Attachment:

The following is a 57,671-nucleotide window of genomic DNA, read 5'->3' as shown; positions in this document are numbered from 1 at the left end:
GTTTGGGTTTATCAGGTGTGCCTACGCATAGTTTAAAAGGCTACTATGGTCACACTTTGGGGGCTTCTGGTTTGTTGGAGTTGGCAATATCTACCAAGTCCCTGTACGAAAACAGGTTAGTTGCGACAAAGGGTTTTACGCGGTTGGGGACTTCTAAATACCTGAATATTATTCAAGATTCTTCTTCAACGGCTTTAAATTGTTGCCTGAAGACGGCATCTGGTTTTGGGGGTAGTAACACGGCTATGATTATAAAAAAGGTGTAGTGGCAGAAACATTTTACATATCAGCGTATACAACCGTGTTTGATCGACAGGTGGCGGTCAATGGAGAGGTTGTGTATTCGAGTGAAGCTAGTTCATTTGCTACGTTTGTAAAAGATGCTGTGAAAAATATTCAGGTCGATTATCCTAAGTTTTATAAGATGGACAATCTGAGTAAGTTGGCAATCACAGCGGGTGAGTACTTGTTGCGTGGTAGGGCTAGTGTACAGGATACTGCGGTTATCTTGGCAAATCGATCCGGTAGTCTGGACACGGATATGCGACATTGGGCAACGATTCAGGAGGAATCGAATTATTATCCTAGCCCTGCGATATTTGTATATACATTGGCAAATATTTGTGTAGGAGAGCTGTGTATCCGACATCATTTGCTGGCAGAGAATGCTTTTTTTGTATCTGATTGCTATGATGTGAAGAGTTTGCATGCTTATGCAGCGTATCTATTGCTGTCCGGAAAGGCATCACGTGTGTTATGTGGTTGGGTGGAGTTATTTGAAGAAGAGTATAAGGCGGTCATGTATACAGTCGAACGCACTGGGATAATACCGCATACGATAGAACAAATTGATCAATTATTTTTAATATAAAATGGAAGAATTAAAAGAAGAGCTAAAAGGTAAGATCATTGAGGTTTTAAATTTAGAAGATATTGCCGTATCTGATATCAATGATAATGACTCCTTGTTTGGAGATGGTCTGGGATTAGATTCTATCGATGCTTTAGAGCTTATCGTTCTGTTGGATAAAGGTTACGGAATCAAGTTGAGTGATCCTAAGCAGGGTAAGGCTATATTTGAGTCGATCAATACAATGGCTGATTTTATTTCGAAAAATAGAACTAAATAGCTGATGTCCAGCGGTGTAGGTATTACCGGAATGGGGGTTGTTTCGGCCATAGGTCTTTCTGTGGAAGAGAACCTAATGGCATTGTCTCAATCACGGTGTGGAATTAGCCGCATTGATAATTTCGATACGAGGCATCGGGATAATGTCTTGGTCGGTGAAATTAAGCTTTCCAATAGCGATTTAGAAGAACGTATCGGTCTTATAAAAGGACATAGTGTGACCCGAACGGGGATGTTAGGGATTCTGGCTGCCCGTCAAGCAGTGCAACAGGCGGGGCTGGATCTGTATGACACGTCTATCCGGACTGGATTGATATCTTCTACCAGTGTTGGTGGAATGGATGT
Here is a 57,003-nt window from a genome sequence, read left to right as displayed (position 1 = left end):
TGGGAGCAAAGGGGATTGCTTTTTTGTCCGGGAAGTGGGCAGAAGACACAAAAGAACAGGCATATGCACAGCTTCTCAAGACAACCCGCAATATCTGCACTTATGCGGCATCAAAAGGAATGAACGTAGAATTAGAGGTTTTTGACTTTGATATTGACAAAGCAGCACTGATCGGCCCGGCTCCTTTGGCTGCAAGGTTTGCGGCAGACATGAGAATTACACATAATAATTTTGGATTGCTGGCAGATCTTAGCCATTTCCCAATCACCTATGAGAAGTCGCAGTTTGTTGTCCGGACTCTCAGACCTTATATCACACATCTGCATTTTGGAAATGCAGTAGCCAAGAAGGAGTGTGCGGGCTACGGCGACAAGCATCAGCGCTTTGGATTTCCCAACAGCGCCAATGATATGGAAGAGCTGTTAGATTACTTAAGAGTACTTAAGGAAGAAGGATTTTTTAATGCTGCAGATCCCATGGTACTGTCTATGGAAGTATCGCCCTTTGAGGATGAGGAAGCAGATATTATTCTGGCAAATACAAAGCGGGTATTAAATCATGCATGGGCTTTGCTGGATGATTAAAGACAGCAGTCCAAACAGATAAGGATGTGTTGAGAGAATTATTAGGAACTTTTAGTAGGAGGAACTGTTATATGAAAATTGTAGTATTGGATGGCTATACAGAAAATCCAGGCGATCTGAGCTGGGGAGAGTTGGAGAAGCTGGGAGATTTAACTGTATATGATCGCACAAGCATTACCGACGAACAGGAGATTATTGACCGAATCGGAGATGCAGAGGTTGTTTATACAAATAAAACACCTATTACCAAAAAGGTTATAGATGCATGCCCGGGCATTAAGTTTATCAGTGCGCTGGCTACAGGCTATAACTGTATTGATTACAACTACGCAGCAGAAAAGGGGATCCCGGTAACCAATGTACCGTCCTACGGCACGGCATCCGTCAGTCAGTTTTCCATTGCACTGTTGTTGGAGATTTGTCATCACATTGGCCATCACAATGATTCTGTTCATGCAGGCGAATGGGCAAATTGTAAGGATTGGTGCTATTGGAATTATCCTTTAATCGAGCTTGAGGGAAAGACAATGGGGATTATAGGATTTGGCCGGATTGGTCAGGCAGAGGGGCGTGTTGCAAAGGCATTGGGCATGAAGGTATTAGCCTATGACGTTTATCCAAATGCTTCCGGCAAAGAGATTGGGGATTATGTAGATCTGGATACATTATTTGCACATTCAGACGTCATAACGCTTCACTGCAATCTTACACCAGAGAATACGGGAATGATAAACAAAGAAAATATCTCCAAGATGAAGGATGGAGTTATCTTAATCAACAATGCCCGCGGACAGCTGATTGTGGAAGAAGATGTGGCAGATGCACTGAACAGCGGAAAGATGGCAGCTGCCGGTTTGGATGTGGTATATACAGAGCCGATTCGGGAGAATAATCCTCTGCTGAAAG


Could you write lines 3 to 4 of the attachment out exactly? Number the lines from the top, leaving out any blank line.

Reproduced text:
Here is a 57,003-nt window from a genome sequence, read left to right as displayed (position 1 = left end):
TGGGAGCAAAGGGGATTGCTTTTTTGTCCGGGAAGTGGGCAGAAGACACAAAAGAACAGGCATATGCACAGCTTCTCAAGACAACCCGCAATATCTGCACTTATGCGGCATCAAAAGGAATGAACGTAGAATTAGAGGTTTTTGACTTTGATATTGACAAAGCAGCACTGATCGGCCCGGCTCCTTTGGCTGCAAGGTTTGCGGCAGACATGAGAATTACACATAATAATTTTGGATTGCTGGCAGATCTTAGCCATTTCCCAATCACCTATGAGAAGTCGCAGTTTGTTGTCCGGACTCTCAGACCTTATATCACACATCTGCATTTTGGAAATGCAGTAGCCAAGAAGGAGTGTGCGGGCTACGGCGACAAGCATCAGCGCTTTGGATTTCCCAACAGCGCCAATGATATGGAAGAGCTGTTAGATTACTTAAGAGTACTTAAGGAAGAAGGATTTTTTAATGCTGCAGATCCCATGGTACTGTCTATGGAAGTATCGCCCTTTGAGGATGAGGAAGCAGATATTATTCTGGCAAATACAAAGCGGGTATTAAATCATGCATGGGCTTTGCTGGATGATTAAAGACAGCAGTCCAAACAGATAAGGATGTGTTGAGAGAATTATTAGGAACTTTTAGTAGGAGGAACTGTTATATGAAAATTGTAGTATTGGATGGCTATACAGAAAATCCAGGCGATCTGAGCTGGGGAGAGTTGGAGAAGCTGGGAGATTTAACTGTATATGATCGCACAAGCATTACCGACGAACAGGAGATTATTGACCGAATCGGAGATGCAGAGGTTGTTTATACAAATAAAACACCTATTACCAAAAAGGTTATAGATGCATGCCCGGGCATTAAGTTTATCAGTGCGCTGGCTACAGGCTATAACTGTATTGATTACAACTACGCAGCAGAAAAGGGGATCCCGGTAACCAATGTACCGTCCTACGGCACGGCATCCGTCAGTCAGTTTTCCATTGCACTGTTGTTGGAGATTTGTCATCACATTGGCCATCACAATGATTCTGTTCATGCAGGCGAATGGGCAAATTGTAAGGATTGGTGCTATTGGAATTATCCTTTAATCGAGCTTGAGGGAAAGACAATGGGGATTATAGGATTTGGCCGGATTGGTCAGGCAGAGGGGCGTGTTGCAAAGGCATTGGGCATGAAGGTATTAGCCTATGACGTTTATCCAAATGCTTCCGGCAAAGAGATTGGGGATTATGTAGATCTGGATACATTATTTGCACATTCAGACGTCATAACGCTTCACTGCAATCTTACACCAGAGAATACGGGAATGATAAACAAAGAAAATATCTCCAAGATGAAGGATGGAGTTATCTTAATCAACAATGCCCGCGGACAGCTGATTGTGGAAGAAGATGTGGCAGATGCACTGAACAGCGGAAAGATGGCAGCTGCCGGTTTGGATGTGGTATATACAGAGCCGATTCGGGAGAATAATCCTCTGCTGAAAG